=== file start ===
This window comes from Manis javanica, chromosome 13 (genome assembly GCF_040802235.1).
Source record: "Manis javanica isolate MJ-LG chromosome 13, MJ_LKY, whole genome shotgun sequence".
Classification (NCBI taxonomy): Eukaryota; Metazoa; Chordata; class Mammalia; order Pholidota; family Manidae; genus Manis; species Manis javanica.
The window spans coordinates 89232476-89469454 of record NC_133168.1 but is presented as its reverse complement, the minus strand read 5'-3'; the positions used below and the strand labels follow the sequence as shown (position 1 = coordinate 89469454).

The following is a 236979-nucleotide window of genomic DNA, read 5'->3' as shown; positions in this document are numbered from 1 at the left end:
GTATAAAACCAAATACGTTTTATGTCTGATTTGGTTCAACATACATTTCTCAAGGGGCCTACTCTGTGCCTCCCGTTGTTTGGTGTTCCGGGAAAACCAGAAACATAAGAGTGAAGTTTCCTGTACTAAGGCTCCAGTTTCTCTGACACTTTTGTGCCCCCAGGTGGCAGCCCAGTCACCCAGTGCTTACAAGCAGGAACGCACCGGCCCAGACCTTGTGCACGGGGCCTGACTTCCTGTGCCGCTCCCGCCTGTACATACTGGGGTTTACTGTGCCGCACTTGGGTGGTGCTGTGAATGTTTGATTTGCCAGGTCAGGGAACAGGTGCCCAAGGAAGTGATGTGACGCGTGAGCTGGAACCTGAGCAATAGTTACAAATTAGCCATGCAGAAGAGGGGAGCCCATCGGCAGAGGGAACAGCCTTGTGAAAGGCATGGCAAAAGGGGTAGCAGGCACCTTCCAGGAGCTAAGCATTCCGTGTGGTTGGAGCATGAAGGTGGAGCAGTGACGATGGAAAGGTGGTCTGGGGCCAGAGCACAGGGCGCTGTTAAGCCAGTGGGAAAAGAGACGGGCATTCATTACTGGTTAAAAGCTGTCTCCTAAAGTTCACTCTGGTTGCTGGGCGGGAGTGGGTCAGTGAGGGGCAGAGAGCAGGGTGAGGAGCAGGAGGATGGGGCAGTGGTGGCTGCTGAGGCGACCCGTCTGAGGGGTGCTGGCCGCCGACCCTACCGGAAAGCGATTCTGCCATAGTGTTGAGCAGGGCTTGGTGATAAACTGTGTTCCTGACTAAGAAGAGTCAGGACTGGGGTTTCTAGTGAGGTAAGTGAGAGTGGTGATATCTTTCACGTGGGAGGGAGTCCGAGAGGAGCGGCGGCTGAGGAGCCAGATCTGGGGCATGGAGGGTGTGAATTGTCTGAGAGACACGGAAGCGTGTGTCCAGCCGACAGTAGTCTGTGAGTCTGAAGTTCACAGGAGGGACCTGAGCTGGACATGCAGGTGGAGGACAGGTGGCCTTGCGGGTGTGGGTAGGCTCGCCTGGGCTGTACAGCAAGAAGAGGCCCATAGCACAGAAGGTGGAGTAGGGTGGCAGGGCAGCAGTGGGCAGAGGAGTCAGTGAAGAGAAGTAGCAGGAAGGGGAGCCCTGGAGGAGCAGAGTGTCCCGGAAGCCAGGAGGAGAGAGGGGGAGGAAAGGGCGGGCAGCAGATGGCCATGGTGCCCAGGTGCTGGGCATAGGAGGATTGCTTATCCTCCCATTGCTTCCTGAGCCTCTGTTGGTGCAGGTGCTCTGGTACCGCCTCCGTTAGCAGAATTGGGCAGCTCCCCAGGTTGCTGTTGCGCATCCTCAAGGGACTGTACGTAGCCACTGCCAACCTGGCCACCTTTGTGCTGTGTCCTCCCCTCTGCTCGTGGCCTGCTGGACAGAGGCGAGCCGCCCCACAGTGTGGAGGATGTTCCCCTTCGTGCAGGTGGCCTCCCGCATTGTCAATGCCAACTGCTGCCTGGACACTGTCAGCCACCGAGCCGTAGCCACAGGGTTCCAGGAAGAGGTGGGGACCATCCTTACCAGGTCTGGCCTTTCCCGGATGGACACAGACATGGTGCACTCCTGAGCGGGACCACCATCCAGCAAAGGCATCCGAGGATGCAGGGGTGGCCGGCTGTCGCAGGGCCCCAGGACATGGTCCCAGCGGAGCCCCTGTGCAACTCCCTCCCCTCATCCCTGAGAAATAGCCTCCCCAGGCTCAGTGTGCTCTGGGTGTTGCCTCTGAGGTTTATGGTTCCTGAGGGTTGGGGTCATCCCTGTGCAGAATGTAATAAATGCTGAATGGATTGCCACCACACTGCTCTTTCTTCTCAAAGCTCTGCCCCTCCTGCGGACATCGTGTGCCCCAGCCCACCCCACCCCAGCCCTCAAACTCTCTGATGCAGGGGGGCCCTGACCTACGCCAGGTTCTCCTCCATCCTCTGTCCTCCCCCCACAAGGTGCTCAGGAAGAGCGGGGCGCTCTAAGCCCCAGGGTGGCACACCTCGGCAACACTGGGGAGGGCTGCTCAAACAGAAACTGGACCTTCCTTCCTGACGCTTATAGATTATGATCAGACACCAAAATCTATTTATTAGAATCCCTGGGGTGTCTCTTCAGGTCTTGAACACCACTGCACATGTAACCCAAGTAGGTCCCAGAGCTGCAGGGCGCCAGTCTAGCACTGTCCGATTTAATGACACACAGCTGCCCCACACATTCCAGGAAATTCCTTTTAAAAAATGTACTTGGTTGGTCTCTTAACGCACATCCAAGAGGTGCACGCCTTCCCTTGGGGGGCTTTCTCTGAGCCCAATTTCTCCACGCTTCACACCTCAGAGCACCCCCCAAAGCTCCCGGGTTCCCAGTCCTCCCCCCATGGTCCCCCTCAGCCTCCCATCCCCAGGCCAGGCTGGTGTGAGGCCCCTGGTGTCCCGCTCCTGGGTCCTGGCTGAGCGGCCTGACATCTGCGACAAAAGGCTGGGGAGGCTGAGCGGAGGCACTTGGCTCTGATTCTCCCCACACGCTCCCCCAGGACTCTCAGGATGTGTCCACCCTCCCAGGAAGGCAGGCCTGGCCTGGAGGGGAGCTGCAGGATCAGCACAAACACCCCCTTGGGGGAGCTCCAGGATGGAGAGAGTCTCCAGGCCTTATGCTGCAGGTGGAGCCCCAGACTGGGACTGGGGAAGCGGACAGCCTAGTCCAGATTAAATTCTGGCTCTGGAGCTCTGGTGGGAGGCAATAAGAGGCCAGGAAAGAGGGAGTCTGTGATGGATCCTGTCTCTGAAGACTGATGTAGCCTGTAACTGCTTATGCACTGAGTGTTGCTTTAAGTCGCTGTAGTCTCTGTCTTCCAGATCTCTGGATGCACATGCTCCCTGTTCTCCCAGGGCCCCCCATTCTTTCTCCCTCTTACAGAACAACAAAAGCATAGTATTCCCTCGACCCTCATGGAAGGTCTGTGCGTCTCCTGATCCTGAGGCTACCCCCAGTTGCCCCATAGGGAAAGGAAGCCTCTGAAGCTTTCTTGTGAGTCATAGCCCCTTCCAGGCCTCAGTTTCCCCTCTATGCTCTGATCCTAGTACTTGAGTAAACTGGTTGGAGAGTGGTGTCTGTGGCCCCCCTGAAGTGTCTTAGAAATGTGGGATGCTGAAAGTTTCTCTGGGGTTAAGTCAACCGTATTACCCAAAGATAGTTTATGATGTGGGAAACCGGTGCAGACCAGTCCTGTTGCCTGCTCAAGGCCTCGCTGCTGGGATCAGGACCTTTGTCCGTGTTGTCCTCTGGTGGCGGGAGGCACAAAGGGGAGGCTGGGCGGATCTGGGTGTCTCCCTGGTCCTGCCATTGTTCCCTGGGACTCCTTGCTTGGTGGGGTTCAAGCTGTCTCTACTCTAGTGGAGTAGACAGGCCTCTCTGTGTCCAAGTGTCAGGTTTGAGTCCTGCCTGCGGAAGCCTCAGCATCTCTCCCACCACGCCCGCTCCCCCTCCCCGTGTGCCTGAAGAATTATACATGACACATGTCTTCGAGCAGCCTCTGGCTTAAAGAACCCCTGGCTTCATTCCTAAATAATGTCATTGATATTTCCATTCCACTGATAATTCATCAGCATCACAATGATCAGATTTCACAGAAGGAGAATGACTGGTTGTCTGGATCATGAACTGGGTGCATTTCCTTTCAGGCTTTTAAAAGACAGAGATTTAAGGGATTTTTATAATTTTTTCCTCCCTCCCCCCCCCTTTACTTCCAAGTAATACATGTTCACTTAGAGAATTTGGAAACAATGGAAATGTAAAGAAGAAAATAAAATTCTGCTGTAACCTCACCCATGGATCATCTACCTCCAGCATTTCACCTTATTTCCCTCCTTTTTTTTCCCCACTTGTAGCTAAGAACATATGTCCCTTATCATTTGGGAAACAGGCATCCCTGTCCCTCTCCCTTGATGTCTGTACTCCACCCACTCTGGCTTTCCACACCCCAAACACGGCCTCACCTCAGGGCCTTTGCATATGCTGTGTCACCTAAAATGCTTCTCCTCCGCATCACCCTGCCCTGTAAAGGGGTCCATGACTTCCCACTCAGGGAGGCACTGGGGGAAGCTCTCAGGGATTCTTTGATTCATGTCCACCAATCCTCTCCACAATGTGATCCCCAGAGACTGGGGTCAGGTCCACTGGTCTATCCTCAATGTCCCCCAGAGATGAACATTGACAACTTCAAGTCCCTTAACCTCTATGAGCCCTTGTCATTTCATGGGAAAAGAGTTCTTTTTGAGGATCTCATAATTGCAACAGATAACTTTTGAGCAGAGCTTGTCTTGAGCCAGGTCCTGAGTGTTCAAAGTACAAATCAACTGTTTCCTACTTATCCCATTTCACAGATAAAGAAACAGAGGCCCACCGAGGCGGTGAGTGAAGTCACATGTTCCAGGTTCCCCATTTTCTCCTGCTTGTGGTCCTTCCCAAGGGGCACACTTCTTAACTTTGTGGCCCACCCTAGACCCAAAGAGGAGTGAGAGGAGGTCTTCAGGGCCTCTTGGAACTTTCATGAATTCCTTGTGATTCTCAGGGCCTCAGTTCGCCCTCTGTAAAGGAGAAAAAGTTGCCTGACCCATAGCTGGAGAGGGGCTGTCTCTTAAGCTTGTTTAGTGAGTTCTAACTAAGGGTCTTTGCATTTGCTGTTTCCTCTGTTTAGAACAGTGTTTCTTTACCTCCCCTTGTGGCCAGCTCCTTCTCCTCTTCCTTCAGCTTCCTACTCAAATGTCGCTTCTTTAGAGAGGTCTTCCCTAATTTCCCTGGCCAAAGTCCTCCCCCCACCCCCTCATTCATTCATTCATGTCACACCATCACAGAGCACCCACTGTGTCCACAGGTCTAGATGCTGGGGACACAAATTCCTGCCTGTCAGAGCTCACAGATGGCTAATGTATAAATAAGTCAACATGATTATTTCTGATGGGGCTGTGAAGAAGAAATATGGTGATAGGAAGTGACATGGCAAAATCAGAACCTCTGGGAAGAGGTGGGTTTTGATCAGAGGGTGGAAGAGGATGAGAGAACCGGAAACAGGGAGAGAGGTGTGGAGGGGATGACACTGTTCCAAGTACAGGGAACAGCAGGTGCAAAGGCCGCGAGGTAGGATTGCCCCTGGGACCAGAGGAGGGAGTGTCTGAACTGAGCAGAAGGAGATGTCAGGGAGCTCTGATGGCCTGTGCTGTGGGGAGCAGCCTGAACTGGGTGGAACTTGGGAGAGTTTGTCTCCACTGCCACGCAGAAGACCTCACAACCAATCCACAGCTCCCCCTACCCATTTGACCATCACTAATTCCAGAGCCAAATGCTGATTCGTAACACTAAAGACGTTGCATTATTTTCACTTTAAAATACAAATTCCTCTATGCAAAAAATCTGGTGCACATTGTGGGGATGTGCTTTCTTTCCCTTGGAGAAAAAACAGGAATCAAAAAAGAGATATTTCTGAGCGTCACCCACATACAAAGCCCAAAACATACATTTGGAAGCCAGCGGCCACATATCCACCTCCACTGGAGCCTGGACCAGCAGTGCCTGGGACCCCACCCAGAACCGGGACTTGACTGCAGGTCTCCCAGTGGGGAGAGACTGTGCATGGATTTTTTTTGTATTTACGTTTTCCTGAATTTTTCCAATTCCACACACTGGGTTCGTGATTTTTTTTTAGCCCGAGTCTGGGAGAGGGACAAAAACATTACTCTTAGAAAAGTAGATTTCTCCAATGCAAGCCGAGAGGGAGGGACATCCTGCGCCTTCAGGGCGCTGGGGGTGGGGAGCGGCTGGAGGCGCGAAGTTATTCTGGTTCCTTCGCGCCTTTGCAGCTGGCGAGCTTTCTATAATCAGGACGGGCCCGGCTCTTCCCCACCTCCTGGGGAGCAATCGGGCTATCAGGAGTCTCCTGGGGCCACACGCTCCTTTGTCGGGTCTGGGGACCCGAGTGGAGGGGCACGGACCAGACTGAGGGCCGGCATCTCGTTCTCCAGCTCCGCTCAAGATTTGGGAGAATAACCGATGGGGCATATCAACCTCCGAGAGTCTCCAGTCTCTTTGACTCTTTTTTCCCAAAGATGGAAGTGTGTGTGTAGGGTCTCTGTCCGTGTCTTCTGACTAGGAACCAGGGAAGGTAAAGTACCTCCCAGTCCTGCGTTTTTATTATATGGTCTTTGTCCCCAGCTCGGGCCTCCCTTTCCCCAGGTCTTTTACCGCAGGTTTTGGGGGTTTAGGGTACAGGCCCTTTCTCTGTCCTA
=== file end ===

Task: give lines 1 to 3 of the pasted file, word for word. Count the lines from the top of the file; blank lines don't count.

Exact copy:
This window comes from Manis javanica, chromosome 13 (genome assembly GCF_040802235.1).
Source record: "Manis javanica isolate MJ-LG chromosome 13, MJ_LKY, whole genome shotgun sequence".
Classification (NCBI taxonomy): Eukaryota; Metazoa; Chordata; class Mammalia; order Pholidota; family Manidae; genus Manis; species Manis javanica.